aware that his host would not accompany him on his adventurous
expedition, and that next day we should have a guide.




CHAPTER 8


THE EIDER-DOWN HUNTER--OFF AT LAST


That evening I took a brief walk on the shore near Reykjavik, after
which I returned to an early sleep on my bed of coarse planks, where I
slept the sleep of the just. When I awoke I heard my uncle speaking
loudly in the next room. I rose hastily and joined him. He was talking
in Danish with a man of tall stature, and of perfectly Herculean build.
This man appeared to be possessed of very great strength. His eyes,
which started rather prominently from a very large head, the face
belonging to which was simple and naive, appeared very quick and
intelligent. Very long hair, which even in England would have been
accounted exceedingly red, fell over his athletic shoulders. This native
of Iceland was active and supple in appearance, though he scarcely moved
his arms, being in fact one of those men who despise the habit of
gesticulation common to southern people.

Everything in this man's manner revealed a calm and phlegmatic
temperament. There was nothing indolent about him, but his appearance
spoke of tranquillity. He was one of those who never seemed to expect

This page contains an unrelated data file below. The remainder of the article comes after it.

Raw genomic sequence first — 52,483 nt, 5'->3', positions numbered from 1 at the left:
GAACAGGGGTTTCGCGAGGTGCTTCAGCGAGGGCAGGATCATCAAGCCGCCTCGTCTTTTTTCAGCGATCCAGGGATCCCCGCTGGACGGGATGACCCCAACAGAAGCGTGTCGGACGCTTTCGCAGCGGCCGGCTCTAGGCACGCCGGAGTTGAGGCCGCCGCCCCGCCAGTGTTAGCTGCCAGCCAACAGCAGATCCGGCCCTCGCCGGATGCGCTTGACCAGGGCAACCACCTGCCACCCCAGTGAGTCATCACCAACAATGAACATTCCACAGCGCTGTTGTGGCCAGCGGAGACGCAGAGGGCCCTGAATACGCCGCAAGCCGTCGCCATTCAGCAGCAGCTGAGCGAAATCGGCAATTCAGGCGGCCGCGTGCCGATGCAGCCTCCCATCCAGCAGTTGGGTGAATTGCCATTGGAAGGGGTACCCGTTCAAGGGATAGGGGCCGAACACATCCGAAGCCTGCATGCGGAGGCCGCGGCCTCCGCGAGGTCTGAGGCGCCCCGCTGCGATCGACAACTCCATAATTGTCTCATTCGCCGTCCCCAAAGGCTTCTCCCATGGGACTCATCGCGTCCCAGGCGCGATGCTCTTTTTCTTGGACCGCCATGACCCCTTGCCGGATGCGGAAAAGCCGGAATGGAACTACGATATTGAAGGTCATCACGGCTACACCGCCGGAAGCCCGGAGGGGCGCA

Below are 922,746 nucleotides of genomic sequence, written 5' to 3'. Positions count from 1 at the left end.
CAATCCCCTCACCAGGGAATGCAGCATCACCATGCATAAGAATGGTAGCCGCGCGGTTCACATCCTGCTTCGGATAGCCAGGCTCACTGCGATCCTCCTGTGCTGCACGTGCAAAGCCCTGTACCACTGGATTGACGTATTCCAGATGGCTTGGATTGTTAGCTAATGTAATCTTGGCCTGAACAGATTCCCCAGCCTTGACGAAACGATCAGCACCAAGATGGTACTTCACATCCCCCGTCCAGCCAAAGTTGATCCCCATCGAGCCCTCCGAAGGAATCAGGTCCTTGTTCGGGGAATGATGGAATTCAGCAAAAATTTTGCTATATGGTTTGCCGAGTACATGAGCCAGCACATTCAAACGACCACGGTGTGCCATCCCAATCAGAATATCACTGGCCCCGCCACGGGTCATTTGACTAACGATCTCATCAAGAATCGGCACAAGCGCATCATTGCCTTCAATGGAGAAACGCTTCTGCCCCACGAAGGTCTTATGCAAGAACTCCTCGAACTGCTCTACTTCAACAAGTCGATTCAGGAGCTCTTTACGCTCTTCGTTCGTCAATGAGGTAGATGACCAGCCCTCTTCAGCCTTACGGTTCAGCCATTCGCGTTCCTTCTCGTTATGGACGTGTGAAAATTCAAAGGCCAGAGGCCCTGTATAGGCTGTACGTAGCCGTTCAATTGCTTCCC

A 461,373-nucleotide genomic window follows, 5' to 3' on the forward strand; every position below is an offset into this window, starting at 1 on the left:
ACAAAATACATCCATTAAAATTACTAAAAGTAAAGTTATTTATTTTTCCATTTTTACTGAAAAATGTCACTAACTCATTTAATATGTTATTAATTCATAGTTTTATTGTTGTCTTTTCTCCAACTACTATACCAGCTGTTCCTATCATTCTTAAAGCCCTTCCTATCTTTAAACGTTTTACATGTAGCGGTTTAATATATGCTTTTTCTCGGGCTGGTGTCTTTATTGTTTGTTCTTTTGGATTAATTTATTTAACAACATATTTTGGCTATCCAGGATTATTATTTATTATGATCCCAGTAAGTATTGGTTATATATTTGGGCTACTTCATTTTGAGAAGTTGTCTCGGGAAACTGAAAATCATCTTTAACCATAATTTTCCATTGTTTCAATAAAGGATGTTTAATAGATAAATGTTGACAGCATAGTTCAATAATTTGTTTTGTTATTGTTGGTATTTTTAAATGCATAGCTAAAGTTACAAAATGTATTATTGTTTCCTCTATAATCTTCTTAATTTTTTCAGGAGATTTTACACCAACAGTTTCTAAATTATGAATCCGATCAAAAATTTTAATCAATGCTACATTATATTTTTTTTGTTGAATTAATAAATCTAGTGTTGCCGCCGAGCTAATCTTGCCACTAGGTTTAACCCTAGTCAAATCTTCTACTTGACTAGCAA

anything from anybody, who liked to work when he thought proper, and
whose philosophy nothing could astonish or trouble.

I began to comprehend his character, simply from the way in which he
listened to the wild and impassioned verbiage of my worthy uncle. While
the excellent Professor spoke sentence after sentence, he stood with
folded arms, utterly still, motionless to all my uncle's gesticulations.
When he wanted to say No he moved his head from left to right; when he
acquiesced he nodded, so slightly that you could scarcely see the
undulation of his head. This economy of motion was carried to the length
of avarice.

Judging from his appearance I should have been a long time before I had
suspected him to be what he was, a mighty hunter. Certainly his manner
was not likely to frighten the game. How, then, did he contrive to get
at his prey?

My surprise was slightly modified when I knew that this tranquil and
solemn personage was only a hunter of the eider duck, the down of which
is, after all, the greatest source of the Icelanders' wealth.

In the early days of summer, the female of the eider, a pretty sort of
duck, builds its nest amid the rocks of the fjords--the name given to
all narrow gulfs in Scandinavian countries--with which every part of the
island is indented. No sooner has the eider duck made her nest than she
lines the inside of it with the softest down from her breast. Then comes
the hunter or trader, taking away the nest, the poor bereaved female
begins her task over again, and this continues as long as any eider down
is to be found.

When she can find no more the male bird sets to work to see what he can
do. As, however, his down is not so soft, and has therefore no
commercial value, the hunter does not take the trouble to rob him of his
nest lining. The nest is accordingly finished, the eggs are laid, the
little ones are born, and next year the harvest of eider down is again
collected.

Now, as the eider duck never selects steep rocks or aspects to build its